We have looked at the farm price and you do see an impact immediately, you see it in the next quarter, you see mandi prices going down. I think that it’s clear that that’s what happened.
You mean between demonetisation and farm prices?
If you look at what’s right after demonetisation, places that are closer to – the RBI has money centres, so places closer to money centres get more cash and they seem to have higher prices. So I do think that there is evidence. I think there is a bunch of people who look in different ways and there is evidence that demonetisation hurt.
So when we do policies which hurts specific groups predictably like, for example, importing when there is a large amount available, we need to compensate there. If you do not compensate then they are going to be angry and my point wasn’t at all that we should abundant the experiment but if we are going to be in this world where we are going to impose large cost on people then we need to also find ways to compensate them.
Can you hold for a little more on the connection between demonetisation and the problem that we have seen in crops? What is the research done? I think this doesn’t tell you anything about what happened in 2018 when we had even a lot of distress. This is just basically the end of 2016 and the beginning of 2017. When you see it then you do not see it afterwards. So it goes away pretty fast. So it cannot explain the farm distress for the next year?
If you see 2017 kharif season, distress cannot be explained by demonetisation. So I do not think its demonetisation that’s driving. One year later the cash is back and we know that the cash came back pretty fast. The mandis were back operating at normal prices. The effect is there but it goes away pretty fast. So I do not think that is what is going on.
Do you think that a farm surplus is also because there is a limit up to which agriculture can go on. In India for instance I think agriculture is growing at about 3 percent per annum and now population growth has dipped to about 1 percent or 0.9 percent per annum. So, you would hit saturation limits, are we not recognising that problem, is that also a middle income problem?
Productivity in agriculture is extremely low. I do not think there is any place where we are hitting any constraints and we are seeing lots of exit from agriculture. Do you see people who say they are farmers? We look at what fraction of income comes from agriculture? It is 20 percent. So people have understood. You are getting a lot of reverse tendency, people are letting their land to bigger farmers. So we need to create a regulatory structure within which people are able to give their land to whoever is the best user which we do not have. Right now nobody really can give their land on a five-year lease.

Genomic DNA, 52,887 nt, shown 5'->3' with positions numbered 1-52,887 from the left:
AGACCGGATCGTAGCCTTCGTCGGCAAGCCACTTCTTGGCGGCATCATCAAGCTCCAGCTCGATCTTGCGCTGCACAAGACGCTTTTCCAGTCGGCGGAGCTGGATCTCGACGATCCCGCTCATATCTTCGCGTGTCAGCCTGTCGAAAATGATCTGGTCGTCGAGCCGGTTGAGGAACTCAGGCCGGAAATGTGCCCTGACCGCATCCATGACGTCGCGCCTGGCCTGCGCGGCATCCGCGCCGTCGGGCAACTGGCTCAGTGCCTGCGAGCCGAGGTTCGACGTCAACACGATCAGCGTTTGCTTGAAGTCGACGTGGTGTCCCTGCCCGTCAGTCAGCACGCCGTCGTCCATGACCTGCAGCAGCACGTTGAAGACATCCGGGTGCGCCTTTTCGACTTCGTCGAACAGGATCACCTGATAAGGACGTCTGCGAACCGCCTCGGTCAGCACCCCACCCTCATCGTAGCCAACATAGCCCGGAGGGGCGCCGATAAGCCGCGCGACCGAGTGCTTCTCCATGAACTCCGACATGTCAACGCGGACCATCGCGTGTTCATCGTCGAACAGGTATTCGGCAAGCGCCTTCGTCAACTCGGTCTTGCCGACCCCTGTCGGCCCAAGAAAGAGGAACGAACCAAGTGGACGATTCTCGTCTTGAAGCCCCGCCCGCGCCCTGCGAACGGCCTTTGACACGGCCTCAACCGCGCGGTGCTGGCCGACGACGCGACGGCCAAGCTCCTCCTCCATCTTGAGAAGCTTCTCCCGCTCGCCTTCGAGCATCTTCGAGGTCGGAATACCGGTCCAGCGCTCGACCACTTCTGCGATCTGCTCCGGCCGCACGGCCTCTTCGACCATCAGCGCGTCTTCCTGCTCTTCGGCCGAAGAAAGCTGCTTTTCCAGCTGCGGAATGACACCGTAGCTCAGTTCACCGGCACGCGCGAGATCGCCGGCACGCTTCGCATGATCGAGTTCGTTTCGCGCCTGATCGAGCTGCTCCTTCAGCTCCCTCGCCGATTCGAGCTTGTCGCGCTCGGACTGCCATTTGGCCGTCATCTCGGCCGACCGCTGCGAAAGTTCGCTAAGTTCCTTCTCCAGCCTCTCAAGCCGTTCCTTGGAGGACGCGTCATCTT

A legislative constraint then?
Yes or for sure we need some way of doing that which both protects the interests of the small farmers and lets the land market work better. Land market does not really work, so, land does not get reallocated to the best use. I think our productivity could grow a lot if we did that and where little bits of that happens, like Gujarat under Narendra Modi, there was very fast growth in agriculture and globally fast growth in agriculture. So we can have 7 percent growth in agriculture, it is not impossible.
We are not just meeting in a time of competitive trade barriers; we are also meeting at a time of competitive poll promises which is almost looking like a race to the bottom at this point in time. Do you think this is heading towards a fiscal disaster?
No. I think it’s heading towards what we have always done which is we are going to have a cycle and we had this before; we had loan waivers.
Isn’t it a new high? Not just loan waivers, I mean the competitive promises. It’s not yet been announced but the buzz is very loud that there will be a universal basic income. We are not talking of farm packages of Rs 20,000-30,000 crore anymore. We are talking about Rs 2 lakh crore to Rs 4 lakh crore. Hence my question that is this a new high in fiscal disaster? In principle we also make much bigger commitments in other programmes and then we find ways to not implement them. It is explicit agenda which is that we say its universal then we will not give it to people. I am betting on the fact that they will manage to not deliver and that’s how they have done every programme. If you want to restrict National Rural Employment Guarantee Act (NREGA) spending, you just do not approve of funding and it doesn’t happen. I think it’s on all of this idea that you will have zero balance accounts and everything will be automatic then somehow gets undermined.